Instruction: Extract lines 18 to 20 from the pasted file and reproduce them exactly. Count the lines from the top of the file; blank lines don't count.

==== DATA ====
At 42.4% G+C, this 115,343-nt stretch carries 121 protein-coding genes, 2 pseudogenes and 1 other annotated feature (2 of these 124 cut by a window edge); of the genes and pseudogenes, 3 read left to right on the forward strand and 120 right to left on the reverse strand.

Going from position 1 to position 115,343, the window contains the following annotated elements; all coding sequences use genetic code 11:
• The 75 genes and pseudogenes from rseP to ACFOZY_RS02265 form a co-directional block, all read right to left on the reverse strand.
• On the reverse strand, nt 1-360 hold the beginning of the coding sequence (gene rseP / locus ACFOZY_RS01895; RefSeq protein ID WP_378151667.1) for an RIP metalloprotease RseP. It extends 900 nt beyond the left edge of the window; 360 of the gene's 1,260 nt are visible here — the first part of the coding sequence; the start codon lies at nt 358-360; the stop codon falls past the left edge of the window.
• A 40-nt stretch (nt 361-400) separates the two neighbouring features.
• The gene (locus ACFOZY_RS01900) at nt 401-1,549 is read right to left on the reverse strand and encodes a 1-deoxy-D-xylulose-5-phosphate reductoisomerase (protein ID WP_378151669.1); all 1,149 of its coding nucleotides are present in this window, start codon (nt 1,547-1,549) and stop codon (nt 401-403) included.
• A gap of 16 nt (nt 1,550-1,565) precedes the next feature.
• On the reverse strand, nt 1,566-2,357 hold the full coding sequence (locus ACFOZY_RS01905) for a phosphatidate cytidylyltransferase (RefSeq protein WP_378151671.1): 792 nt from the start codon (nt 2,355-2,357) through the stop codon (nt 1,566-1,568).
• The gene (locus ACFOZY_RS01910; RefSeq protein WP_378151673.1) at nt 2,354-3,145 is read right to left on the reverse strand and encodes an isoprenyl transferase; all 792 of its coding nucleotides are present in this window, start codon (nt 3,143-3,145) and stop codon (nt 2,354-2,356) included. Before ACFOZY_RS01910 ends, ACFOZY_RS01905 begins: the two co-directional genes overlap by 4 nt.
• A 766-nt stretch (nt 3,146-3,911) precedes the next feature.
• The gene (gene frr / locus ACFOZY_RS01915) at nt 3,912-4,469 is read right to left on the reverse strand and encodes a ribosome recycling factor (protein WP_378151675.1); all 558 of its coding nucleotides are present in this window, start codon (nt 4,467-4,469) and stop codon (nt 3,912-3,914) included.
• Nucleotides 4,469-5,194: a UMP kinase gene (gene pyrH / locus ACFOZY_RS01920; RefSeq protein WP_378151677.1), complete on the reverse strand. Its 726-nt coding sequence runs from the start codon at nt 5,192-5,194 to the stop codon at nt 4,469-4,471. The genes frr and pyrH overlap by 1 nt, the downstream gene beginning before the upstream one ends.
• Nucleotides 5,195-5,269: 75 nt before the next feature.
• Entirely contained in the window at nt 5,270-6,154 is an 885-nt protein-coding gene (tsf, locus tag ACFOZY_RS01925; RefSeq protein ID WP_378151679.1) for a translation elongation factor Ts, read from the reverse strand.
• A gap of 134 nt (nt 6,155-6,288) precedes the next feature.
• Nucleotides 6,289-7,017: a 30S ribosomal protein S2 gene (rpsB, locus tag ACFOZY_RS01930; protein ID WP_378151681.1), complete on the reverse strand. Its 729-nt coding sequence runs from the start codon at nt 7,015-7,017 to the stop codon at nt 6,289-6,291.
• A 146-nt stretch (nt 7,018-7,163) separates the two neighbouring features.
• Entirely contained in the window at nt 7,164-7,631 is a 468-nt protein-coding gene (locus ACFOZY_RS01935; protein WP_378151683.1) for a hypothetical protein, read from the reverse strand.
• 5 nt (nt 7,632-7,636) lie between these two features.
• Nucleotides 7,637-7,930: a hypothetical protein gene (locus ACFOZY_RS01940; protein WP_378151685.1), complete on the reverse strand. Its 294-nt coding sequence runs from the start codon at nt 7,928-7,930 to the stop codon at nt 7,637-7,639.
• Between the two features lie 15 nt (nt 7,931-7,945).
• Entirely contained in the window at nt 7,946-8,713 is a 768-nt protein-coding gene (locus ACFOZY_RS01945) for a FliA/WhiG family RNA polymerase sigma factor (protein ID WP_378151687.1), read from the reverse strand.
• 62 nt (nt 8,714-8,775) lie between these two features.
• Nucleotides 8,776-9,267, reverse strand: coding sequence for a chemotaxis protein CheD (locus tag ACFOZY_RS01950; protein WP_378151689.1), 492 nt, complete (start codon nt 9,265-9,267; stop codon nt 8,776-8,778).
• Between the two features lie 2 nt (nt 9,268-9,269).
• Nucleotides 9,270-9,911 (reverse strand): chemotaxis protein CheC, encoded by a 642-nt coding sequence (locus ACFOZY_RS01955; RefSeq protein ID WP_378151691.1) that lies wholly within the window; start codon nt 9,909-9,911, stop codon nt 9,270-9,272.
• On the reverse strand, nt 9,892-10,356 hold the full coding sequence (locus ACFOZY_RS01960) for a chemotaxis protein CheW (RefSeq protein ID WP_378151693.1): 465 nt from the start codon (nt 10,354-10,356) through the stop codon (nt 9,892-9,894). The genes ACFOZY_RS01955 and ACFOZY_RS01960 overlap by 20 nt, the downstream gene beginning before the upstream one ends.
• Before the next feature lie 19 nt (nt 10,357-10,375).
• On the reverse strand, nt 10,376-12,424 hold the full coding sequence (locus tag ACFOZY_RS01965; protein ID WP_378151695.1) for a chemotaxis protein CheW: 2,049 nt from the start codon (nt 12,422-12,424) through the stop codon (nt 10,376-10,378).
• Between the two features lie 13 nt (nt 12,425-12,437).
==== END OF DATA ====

• Entirely contained in the window at nt 7,164-7,631 is a 468-nt protein-coding gene (locus ACFOZY_RS01935; protein WP_378151683.1) for a hypothetical protein, read from the reverse strand.
• 5 nt (nt 7,632-7,636) lie between these two features.
• Nucleotides 7,637-7,930: a hypothetical protein gene (locus ACFOZY_RS01940; protein WP_378151685.1), complete on the reverse strand. Its 294-nt coding sequence runs from the start codon at nt 7,928-7,930 to the stop codon at nt 7,637-7,639.